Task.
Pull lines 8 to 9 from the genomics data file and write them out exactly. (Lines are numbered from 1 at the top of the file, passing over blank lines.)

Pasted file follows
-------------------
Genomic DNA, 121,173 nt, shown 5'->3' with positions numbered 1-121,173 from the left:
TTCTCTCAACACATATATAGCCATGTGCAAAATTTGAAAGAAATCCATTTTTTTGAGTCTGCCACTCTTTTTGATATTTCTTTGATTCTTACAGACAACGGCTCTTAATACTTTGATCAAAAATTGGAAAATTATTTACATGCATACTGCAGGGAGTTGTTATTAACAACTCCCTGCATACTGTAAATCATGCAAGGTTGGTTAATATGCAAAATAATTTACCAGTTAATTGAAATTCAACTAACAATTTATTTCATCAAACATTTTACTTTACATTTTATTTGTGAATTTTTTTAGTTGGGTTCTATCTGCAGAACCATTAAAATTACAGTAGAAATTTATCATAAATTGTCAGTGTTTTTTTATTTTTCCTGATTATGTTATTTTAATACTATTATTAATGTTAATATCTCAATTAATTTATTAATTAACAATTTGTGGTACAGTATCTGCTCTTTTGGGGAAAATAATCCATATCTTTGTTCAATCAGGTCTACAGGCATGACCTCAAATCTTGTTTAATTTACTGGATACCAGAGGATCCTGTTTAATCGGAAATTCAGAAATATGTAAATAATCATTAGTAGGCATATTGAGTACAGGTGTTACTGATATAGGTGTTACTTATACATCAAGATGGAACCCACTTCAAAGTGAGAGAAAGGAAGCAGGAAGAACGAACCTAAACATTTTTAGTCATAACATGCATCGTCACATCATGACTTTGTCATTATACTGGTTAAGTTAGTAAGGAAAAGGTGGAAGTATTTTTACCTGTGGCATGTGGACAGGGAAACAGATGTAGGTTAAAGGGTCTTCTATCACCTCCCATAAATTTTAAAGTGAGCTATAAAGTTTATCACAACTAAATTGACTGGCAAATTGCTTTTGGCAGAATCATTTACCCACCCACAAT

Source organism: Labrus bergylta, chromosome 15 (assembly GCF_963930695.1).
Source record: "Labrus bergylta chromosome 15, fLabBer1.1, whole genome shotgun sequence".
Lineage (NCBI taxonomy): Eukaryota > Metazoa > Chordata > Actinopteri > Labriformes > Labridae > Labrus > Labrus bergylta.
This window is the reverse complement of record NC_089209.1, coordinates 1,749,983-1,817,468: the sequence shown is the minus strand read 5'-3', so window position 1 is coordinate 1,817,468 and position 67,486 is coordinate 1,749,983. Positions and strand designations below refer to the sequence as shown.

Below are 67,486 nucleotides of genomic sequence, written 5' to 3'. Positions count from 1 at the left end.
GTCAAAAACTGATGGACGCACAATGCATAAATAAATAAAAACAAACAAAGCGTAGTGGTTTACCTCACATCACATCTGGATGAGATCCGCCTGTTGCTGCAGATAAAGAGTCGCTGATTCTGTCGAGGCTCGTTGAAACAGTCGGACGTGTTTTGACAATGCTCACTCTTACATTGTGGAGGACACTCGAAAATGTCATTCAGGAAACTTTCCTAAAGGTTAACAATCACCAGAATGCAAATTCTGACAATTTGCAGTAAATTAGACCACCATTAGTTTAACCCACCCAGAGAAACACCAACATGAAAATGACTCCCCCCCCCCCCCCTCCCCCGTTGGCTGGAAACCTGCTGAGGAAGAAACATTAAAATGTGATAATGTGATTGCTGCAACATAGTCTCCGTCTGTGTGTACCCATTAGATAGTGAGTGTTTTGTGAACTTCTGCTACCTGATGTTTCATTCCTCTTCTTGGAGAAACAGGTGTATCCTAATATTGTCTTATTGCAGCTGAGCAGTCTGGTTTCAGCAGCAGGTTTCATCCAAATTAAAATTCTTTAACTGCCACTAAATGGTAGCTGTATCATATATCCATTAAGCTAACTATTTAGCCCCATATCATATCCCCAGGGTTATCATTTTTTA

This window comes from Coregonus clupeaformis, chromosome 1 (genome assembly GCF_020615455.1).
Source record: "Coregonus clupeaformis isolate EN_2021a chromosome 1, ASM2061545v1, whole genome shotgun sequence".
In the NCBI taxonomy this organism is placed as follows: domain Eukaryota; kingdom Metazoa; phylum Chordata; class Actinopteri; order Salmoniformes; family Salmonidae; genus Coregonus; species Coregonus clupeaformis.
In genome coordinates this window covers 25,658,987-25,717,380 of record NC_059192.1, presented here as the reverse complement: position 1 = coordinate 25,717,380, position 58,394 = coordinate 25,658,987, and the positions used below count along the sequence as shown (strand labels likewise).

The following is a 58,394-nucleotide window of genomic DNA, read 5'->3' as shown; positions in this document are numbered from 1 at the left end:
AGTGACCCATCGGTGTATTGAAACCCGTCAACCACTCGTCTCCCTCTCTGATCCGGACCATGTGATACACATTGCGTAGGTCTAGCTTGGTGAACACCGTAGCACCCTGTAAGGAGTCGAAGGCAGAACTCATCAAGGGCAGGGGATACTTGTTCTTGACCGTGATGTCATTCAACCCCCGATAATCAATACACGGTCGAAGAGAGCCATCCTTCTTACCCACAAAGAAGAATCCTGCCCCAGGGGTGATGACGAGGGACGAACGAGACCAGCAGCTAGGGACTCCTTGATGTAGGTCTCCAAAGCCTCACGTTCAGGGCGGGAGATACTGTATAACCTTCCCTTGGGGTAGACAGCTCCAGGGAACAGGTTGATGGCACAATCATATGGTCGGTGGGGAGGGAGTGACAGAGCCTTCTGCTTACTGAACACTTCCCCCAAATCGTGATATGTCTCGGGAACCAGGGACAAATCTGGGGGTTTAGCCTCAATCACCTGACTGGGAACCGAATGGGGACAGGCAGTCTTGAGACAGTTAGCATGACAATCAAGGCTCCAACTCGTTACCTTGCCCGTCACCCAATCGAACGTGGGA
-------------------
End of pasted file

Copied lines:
GTCAAAAACTGATGGACGCACAATGCATAAATAAATAAAAACAAACAAAGCGTAGTGGTTTACCTCACATCACATCTGGATGAGATCCGCCTGTTGCTGCAGATAAAGAGTCGCTGATTCTGTCGAGGCTCGTTGAAACAGTCGGACGTGTTTTGACAATGCTCACTCTTACATTGTGGAGGACACTCGAAAATGTCATTCAGGAAACTTTCCTAAAGGTTAACAATCACCAGAATGCAAATTCTGACAATTTGCAGTAAATTAGACCACCATTAGTTTAACCCACCCAGAGAAACACCAACATGAAAATGACTCCCCCCCCCCCCCCTCCCCCGTTGGCTGGAAACCTGCTGAGGAAGAAACATTAAAATGTGATAATGTGATTGCTGCAACATAGTCTCCGTCTGTGTGTACCCATTAGATAGTGAGTGTTTTGTGAACTTCTGCTACCTGATGTTTCATTCCTCTTCTTGGAGAAACAGGTGTATCCTAATATTGTCTTATTGCAGCTGAGCAGTCTGGTTTCAGCAGCAGGTTTCATCCAAATTAAAATTCTTTAACTGCCACTAAATGGTAGCTGTATCATATATCCATTAAGCTAACTATTTAGCCCCATATCATATCCCCAGGGTTATCATTTTTTA

This window comes from Coregonus clupeaformis, chromosome 1 (genome assembly GCF_020615455.1).